PcExl1 is 56.5% identical to BsEXLX1, and all the critical residues for cellulose binding identified in BsEXLX1  are either conserved or substituted for similar residues (W125 in BsEXLX1 and Y125 in PcExl1). An important difference is found in the high number of positively charged residues (R+K) in BsEXLX1 compared to PcExl1 (27 vs. 16, respectively). This difference is the reason that PcExl1 is an acidic protein with a predicted pI of 4.8, whereas BsEXLX1 has a pI >9.0, as noted by others . A 3D model for PcExl1, starting at W1, was obtained from I-TASSER , with a C-score of 1.82 and a TM-score of 0.97±0.05. These scores reflect high confidence in the proposed model, and support the role of PcExl1 as a functional expansin. The templates used by I-TASSER were the crystal structures of BsEXLX1 (PDB 3D30 and 2BH0), and the recently deposited structure of an expansin from Clavibacter michiganensis (PDB 4JCW). Superposition of the model and the crystal structure of BsEXLX1 (PDB 3D30) reveals the equivalent positions of conserved residues in the PPBS (Figure 4a), as expected from the functional analysis presented above. Analysis of the electrostatic profiles of the two proteins shows that important differences between them exist outside the PPBS, which is electrostatically similar. These were calculated with the APBS server , assigning PARSE charges with PDB2PQR , and performing the calculation without added salt with the default parameters in the server. Taking the PPBS as the “front” of the molecules, the “back” is the region where most of the charge reversals between BsEXLX1 and PcExl1 are located. At a pH of 7.5, this leads to a positive surface for BsEXLX1, and a negative surface for PcExl1 (Figure 4b), offering a rationale for the pH dependence of cell wall binding by the two proteins (Figure 4a). Furthermore, calculations of net charge with PROPKA , , at pH ranging from 4.5 to 10.5 for both proteins, indicate that BsEXLX1 has a mildly positive charge (+5 to +2e) at a functional pH range , while PcExl1 has negative net charge (−3 to −11e) at the same pH range (Figure 5a). This persistent negative charge could explain the poor binding to negatively-charged cell walls, and the improvement in binding seen upon removal of pectin and hemicellulose (Figure 3b). The effect of NaCl in binding to Avicel was determined for both proteins. When no salt was added in the incubation buffer, BsEXLX1 exhibited maximum binding to the substrate at 2.9 µg/mg Avicel, and it decreased 2.2-fold as NaCl concentration increased (Figure 5b). The opposite effect was observed for PcExl1, which binds Avicel more avidly at high salt concentrations (Figure 5b).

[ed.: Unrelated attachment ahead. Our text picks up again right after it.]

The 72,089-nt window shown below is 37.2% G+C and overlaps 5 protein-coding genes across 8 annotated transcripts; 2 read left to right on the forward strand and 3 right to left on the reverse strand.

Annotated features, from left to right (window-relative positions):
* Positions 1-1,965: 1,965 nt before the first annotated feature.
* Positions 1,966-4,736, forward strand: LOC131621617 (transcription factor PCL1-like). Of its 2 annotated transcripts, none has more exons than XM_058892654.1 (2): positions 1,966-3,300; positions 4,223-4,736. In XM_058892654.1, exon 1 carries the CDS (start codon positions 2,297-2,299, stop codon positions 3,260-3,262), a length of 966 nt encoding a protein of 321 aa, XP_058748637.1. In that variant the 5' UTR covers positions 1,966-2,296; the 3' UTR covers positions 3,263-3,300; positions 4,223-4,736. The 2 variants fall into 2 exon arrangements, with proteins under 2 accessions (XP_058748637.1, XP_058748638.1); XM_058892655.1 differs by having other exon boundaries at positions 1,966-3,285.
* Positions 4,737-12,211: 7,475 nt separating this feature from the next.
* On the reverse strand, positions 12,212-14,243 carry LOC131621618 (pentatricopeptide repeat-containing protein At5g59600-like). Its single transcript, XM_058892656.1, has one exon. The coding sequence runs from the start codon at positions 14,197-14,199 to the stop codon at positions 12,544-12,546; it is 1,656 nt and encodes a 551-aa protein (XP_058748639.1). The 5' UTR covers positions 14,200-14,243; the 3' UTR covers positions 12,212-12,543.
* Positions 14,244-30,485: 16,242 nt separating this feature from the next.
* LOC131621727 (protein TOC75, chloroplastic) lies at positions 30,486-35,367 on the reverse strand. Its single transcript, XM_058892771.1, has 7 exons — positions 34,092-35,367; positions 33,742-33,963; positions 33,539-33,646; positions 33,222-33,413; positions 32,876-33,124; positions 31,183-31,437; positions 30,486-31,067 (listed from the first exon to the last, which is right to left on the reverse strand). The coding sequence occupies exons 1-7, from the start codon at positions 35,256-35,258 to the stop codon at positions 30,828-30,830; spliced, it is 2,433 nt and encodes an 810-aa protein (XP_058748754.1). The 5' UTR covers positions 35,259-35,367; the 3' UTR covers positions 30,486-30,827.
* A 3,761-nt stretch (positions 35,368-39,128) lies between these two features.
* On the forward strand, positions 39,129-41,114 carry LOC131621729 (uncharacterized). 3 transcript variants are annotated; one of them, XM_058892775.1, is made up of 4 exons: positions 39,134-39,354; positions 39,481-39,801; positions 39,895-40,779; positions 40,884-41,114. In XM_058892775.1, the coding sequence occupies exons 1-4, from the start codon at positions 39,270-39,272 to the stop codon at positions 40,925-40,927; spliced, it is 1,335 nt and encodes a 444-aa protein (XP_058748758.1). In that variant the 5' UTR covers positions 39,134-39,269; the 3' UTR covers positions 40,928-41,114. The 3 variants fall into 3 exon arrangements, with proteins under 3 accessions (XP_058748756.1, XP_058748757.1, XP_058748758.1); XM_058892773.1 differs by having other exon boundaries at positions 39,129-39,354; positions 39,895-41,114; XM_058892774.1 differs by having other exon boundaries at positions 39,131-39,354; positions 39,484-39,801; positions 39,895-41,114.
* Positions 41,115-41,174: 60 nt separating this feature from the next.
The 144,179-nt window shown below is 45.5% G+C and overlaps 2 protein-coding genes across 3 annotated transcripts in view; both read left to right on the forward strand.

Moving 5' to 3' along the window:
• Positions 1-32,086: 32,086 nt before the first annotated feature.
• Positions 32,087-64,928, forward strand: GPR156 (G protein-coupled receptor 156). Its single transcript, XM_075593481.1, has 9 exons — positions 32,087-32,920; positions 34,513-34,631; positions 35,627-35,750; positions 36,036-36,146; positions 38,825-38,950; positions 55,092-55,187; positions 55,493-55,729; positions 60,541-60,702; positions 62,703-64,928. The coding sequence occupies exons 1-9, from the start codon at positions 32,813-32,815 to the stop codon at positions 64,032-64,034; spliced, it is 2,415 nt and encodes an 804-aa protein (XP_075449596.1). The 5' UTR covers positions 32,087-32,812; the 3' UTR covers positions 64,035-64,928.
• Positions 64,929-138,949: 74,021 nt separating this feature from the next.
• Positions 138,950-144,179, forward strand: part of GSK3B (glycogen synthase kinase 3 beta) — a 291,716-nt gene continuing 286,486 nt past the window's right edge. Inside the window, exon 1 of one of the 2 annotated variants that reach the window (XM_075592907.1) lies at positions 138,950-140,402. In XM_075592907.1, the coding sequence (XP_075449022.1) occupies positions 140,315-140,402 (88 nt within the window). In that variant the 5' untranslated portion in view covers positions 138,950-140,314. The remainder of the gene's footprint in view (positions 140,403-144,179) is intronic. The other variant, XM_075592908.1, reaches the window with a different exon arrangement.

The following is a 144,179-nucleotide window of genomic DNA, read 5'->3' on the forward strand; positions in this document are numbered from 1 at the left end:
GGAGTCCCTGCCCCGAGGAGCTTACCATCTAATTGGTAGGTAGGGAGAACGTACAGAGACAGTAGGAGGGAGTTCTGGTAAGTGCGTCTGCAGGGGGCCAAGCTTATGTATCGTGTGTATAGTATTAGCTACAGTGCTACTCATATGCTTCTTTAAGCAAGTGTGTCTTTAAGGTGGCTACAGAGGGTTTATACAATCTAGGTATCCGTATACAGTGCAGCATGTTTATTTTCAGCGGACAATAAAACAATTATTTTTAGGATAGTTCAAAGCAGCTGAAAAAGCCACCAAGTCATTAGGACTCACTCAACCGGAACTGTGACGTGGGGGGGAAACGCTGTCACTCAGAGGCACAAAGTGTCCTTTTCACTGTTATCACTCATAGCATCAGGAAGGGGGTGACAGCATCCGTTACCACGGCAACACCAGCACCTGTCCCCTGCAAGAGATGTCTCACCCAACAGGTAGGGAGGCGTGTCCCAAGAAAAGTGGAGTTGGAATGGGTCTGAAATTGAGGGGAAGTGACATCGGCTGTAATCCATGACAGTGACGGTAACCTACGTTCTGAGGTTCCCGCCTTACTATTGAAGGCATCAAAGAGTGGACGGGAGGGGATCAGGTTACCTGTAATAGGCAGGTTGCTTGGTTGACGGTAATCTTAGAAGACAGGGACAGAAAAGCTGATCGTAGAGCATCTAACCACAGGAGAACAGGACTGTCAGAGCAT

(a) Predicted carbohydrate binding surface of PcExl1. The backbone of the protein is depicted by a silver ribbon, and the sugar-binding residues are shown as labeled balls and sticks. (b) Electrostatic potential mapped at the protein surface, for the “back” of PcExl1 (left) and BsEXLX1 (right). Positive potential is shown in blue and negative potential in red, for a range of −5 to +5kT/e. The proteins are rotated 180 degrees with respect to panel (a), with the carbohydrate binding domain D2 at the top, and the double-psi beta barrel D1 at the bottom.
(a) Theoretical net charge of the proteins at different pH values: full circles correspond to BsEXLX1 and open squares to PcExl1. (b) Ionic strength effect on binding to Avicel was determined experimentally, by incubating 1 mg of substrate with 5 µg of expansins (BsEXLX1, full circles; PcExl1, open squares) for one hour. Results are the arithmetic mean and standard deviations of three independent experiments.
PcExl1 and Glycoside Hydrolases
Finally, because of opposing results in the literature on the existence of synergism between bacterial expansins and cellulases and/or xylanases , , , we looked for synergism between PcExl1 and these enzymes. Reactions with 0.25 U of endocellulase from T. reesei failed to produce reducing sugars with 2.5 mg Avicel as a substrate even at long incubation times, either in the presence or absence of PcExl1 (Figure 6), whereas the same amount of enzyme produced 2.5 mM of glucose equivalents using carboxymethyl cellulose in three hours (not shown), indicating that the enzyme was active. On the other hand, following incubation of xylan from beechwood with a xylanase from T. longibrachiatum, increased reducing sugars production through time reached 8 mM xylose equivalents at 48 h. Inclusion of PcExl1 resulted in a further increase in reducing sugars throughout the time, being significantly different only at 12 h of incubation. The effect of the protein at later times seems to be an unspecific consequence of the protein concentration in the reaction mixture, as the same concentration of the irrelevant protein BSA resulted in similar increments (Figure 6). Taking these results together, we conclude that no synergism between hydrolytic enzymes and PcExl1 occurs under these conditions, and that only at 12 h a modest increment of reducing sugars production can be obtained.
Endoglucanase from T. reesei (open symbols) was incubated with: buffer only (open diamonds); 150 µg/ml PcExl1 (open circles); and 150 µg/ml BSA (open squares). Endoxylanase from T. logibrachiatum was incubated with: buffer only (full diamonds); 150 µg/ml PcExl1 (full circles); and 150 µg/ml BSA (full squares). All reactions were carried out in 600 µl and agitated at 600 rpm at 30°C. Samples were taken every 12 h and reducing sugars were quantified by the DNS method, and compared to glucose or xylose standard curves. Reducing sugars concentration is expressed as glucose or xylose equivalents for reactions with cellulase or xylanase, respectively. Results are the arithmetic mean and standard deviations of three independent experiments. *Significant difference between reactions containing Exl1+ xylanase compared to the reactions containing BSA+xylanase, at each time point (p<0.05, Fisher’s LSD test).